Subsequently, on December 5, 1996, Plains Commerce Bank and the Long Company entered into two related agreements. (28) One agreement provided that Kenneth Long's estate would deed the 2,230 acres to the Bank in lieu of foreclosure. (29) In return, the Bank agreed to cancel some of the Long Company's debt and to make additional operating loans. (30) The other agreement was a lease arrangement in which the Long Company received a two-year lease on the 2,230 acres deeded to the Bank, with an option to purchase the land at the end of the term for $468,000. (31) The Longs claimed that the Bank breached this agreement by failing to provide the necessary operating loans. (32) Numerous cattle perished during the winter because without the operating loans, the Longs were unable to feed their cattle. (33)

      As a result of the substantial loss of livestock, the Long Company was unable to exercise its option to purchase the farm real estate in December 1998. (34) Although the lease expired on December 5, 1998, the Longs did not vacate the land. (35) On March 17, 1999, with the Long Company still in possession of approximately 960 acres, the Bank sold 320 acres of pasture land to nonmembers of the tribe. (36) The Bank then petitioned the Cheyenne River Sioux Tribal Court to serve a notice to quit on the Longs that described the entire 2,230 acre parcel. (37)

      On June 29, 1999, Plains Commerce Bank sold the remaining 1,905 acres to non-Indians. (38) The Long Company remained in possession of the 960 acres, however, and filed a complaint in tribal court alleging that the Bank had impermissibly engaged in self-help measures by selling the land while the Longs still had possession. (39) The Longs also sought a temporary restraining order to prevent Plains Commerce Bank's sale of the remaining 1,905 acres of land (40) The Bank moved to dismiss the Longs' claim on the grounds that the tribal court lacked subject matter jurisdiction. (41) Both the Bank's motion to dismiss and the Longs' motion for a restraining order were denied. (42)

      The Longs then amended their complaint to include several causes of action against the Bank including breach of contract, bad faith, lack of consideration, and discrimination. (43) The discrimination claim alleged that the Bank sold the land to nonmembers on more favorable terms than those offered to the Long Company. (44) The Bank's answer denied that the tribal court had jurisdiction, but asserted in the alternative a counterclaim alleging wrongful holdover of possession of the land and sought damages and the Longs' eviction. (45)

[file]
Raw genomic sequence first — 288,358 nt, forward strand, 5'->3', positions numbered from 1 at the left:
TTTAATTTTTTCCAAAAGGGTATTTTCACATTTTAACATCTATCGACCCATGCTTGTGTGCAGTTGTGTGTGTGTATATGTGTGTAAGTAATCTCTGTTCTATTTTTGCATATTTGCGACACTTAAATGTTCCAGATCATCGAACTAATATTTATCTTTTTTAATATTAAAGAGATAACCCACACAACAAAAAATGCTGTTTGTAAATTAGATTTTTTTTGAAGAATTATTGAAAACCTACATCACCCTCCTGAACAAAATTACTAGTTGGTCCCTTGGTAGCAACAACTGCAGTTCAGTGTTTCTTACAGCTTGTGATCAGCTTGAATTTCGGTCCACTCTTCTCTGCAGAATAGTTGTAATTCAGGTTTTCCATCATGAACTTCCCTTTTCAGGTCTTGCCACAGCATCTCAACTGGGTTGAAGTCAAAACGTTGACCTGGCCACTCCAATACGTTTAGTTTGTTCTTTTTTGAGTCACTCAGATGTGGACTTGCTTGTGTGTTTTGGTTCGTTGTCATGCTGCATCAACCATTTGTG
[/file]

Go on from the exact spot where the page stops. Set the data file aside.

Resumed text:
The tribal court jury found that Plains Commerce Bank breached the loan agreement, discriminated against the Longs based on their status as Indians, and acted in bad faith in its dealings with the Longs. (46) However, the jury found that the Bank did not use self-help remedies in its attempt to remove the Longs from the land. (47) Both Plains Commerce Bank and the Longs appealed the tribal court's decision. (48) The Cheyenne River Sioux Tribal Court of Appeals affirmed the lower court's ruling on all counts. (49)

      The Bank then filed a motion for summary judgment in South Dakota District Court, seeking a declaratory judgment that the Cheyenne River Sioux Tribal Court lacked subject matter jurisdiction. (50) The South Dakota District Court found the tribal court did have jurisdiction under Montana's "consensual relationship" exception. (51) In Montana, the Court determined that tribes generally may not exercise jurisdiction over nonmembers unless the regulation falls under one of its identified exceptions. (52) The "consensual relationship" exception grants tribes authority to regulate consensual relations "through taxation, licensing, or other means." (53) The district court determined that the Longs' discrimination claim qualified as "other means" of regulation and, therefore, the tribe could exercise jurisdiction. (54) Accordingly, the district court denied the Bank's motion for summary judgment. (55) Plains Commerce Bank appealed the district court's decision, arguing that the court erred in concluding that the tribal court had jurisdiction under the Montana "consensual relations" exception. (56) The Eighth Circuit Court of Appeals rejected the Bank's argument and affirmed the judgment of the district court in all respects. (57)

      Plains Commerce Bank then filed a petition for certiorari to the United States Supreme Court. (58) In its petition, the Bank argued that the lower courts erred in finding that the Montana "consensual relationship" exception allowed for tribal civil-adjudicatory jurisdiction over non-Indian defendants. (59) The Longs countered that the lower courts correctly applied the Montana "consensual relationship" exception and, for the first time, further claimed that Plains Commerce Bank lacked standing to bring the appeal. (60) The U.S. Supreme Court granted certiorari on January 4, 2008. (61)


      After determining that Plains Commerce Bank had...